Discussions about climate change and green energy sources are rising to prominence in almost every political sphere. Climate change deniers are now firmly in the minority and people are desperately looking for the green energy answer. Many eyes have turned on wood as a viable option. But there is still some controversy about whether or not wood truly is a green energy source.
Woodburning is becoming increasingly popular in Europe, but it’s not without its issues. So, is wood really a green energy source?
Grappling With Smoke
The biggest and most obvious downside of burning wood is the smoke it produces. Even the cleanest of wood stoves or pellet stoves do produce some air pollution. For urban areas, wood smoke could seriously contribute to air pollution. Smog is already an issue in most metropolitan areas, so wood burning might not be the best option for city dwellers. The last census places nearly 80% of Americans living in cities, the rural opportunity to utilize wood burning is rather small.
But the dangerous effects of smoke pollution might be overblown. Naysayers drone on about how wood burning produces toxic chemicals and some well-known carcinogens. But they fail to note that a city bus or an improperly handled backyard barbeque produces the same amount of toxic material.
New advanced-technology stoves are also doing their part to reduce the amount of smoke produced by wood burning. Newer designs claim to reduce smoke by up to 90%. That’s a great increase! But these new highly technological stoves are expensive. The majority of people in the United States who use wood burning as a primary source of heat live in the Arkansas and West Virginia areas and they are a part of the lower income bracket. These individuals aren’t investing large amounts of money into a new and environmentally friendly stove. So while new EPA endorsed stoves can significantly decrease the damaging effects of wood burning, it’s doubtful whether the majority of people already using woodfuel will take advantage of the technology.
Is Wood Burning Sustainable?
When questions about the sustainability arise, two things come to mind: deforestation and greenhouse gas emissions. Burning wood does emit greenhouse gases, but simply stating that fact is misleading. The trees would have emitted those greenhouse gases when they died anyway. That’s the simple reality of trees. But young trees actually absorb carbon dioxide. This cyclical nature of woodburning technically makes using woodfuel neutral.
But the only way woodburning is truly neutral in terms of carbon emissions is if all the trees that are cut down are replaced with new trees. And tree growth is an incredibly slow process. Even if foresting companies literally planted a new tree for every tree they cut down, those new trees won’t be old enough to be absorbing carbon dioxide for some time. This creates spikes in greenhouse gas emissions which can affect the climate.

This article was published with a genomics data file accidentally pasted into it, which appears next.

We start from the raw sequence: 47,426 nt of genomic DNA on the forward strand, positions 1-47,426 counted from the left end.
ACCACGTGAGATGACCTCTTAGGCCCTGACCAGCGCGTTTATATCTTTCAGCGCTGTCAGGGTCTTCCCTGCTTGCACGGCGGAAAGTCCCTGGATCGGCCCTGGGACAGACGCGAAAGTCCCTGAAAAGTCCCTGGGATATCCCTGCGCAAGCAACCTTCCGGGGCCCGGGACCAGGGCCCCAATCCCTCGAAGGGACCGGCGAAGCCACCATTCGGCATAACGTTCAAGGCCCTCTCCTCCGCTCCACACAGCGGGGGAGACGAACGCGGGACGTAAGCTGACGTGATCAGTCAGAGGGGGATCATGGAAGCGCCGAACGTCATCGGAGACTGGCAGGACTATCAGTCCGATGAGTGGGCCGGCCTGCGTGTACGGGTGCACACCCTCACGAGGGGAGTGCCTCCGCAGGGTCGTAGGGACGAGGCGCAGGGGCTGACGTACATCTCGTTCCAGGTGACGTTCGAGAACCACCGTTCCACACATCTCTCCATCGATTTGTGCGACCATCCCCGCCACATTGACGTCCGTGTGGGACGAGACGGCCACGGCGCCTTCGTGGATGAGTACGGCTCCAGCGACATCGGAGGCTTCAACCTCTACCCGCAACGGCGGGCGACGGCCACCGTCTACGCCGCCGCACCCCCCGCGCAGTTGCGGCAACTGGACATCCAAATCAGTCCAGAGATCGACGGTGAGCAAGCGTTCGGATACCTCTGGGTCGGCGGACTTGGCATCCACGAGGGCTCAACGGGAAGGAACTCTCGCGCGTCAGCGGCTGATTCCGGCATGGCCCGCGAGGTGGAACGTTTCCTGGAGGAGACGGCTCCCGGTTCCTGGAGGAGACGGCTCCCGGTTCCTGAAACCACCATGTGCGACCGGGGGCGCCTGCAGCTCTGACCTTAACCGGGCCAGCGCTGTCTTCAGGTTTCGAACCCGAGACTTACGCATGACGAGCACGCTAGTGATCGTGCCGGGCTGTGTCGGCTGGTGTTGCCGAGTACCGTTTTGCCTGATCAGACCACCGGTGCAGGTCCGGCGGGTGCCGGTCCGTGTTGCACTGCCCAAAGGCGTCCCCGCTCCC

In terms of deforestation, there are parts of the world that are more logical for wood burning than others. Large parts of Canada and the Northern United States are densely populated with trees and have very small human populations. If foresting is done smartly, by cutting down sick and dying trees and leaving a diverse array of trees behind, then these areas of the world could stand to increase their woodburning production.
It’s important to consider where you’re obtaining your wood. If the wood you use to heat your home has to travel a very far way then all of the resources gone into harvesting the wood, transporting it, packaging it, makes its environmental impact much larger. If the wood you’re using comes from a personal woodlot or a local source, the environmental impact is much lower.
Pellet Stove The Answer?
Wood burning it’s a perfect energy source. But there isn’t one. Every energy source has some sort of negative effect on the environment at some point of its production. Even though wood fuel or biomass fuel technically has the potential to have a “neutral” carbon footprint, it’s important to know that it’s not as simple as that.
One growing trend in the biomass fuel arena is the use of a pellet stove. A pellet stove uses pellets typically made of sawdust and wood scraps instead of large dry logs. All you have to do is deposit the pellets into the stove’s hopper and they will be disbursed periodically into a burn pot. The pellets are incinerated at such a high heat that they don’t create the same smoke or ash emissions that wood does.
The EPA doesn’t even track the emissions of pellet stove because there are so few of them! While woodburning adds pollution to the air, the best pellet stoves are more efficient and cleaner. Pellet stoves produce high amounts of heat and do so with very little effect on the environment.
But that’s just if we’re considering the impact the pellet stove makes on the environment when it’s used in your home. It’s important to remember that in order to make the pellets, often times large factories are built that release a large amount of carbon dioxide. Plus, these pellets aren’t manufactured everywhere. In fact, they can be hard to come by. Odds are if you’re buying pellets they probably had to be shipped a long way which decreases their overall green rating.
It’s clear that there are no simple answers. Every energy source has its pros and cons and consumers must think hard about what energy source is best for them. But being a conscious consumer of energy is a huge step toward taking care of our planet. Most people blindly stumble through life just consuming whatever energy source is most readily available. By thinking about your lifestyle, your local resources and your surroundings, you can make the best decision for you and the planet.
If you live in a rural area with ready access to local firewood and you are able to invest in a new EPA approved efficient wood burning stove, then wood burning would be an excellent choice!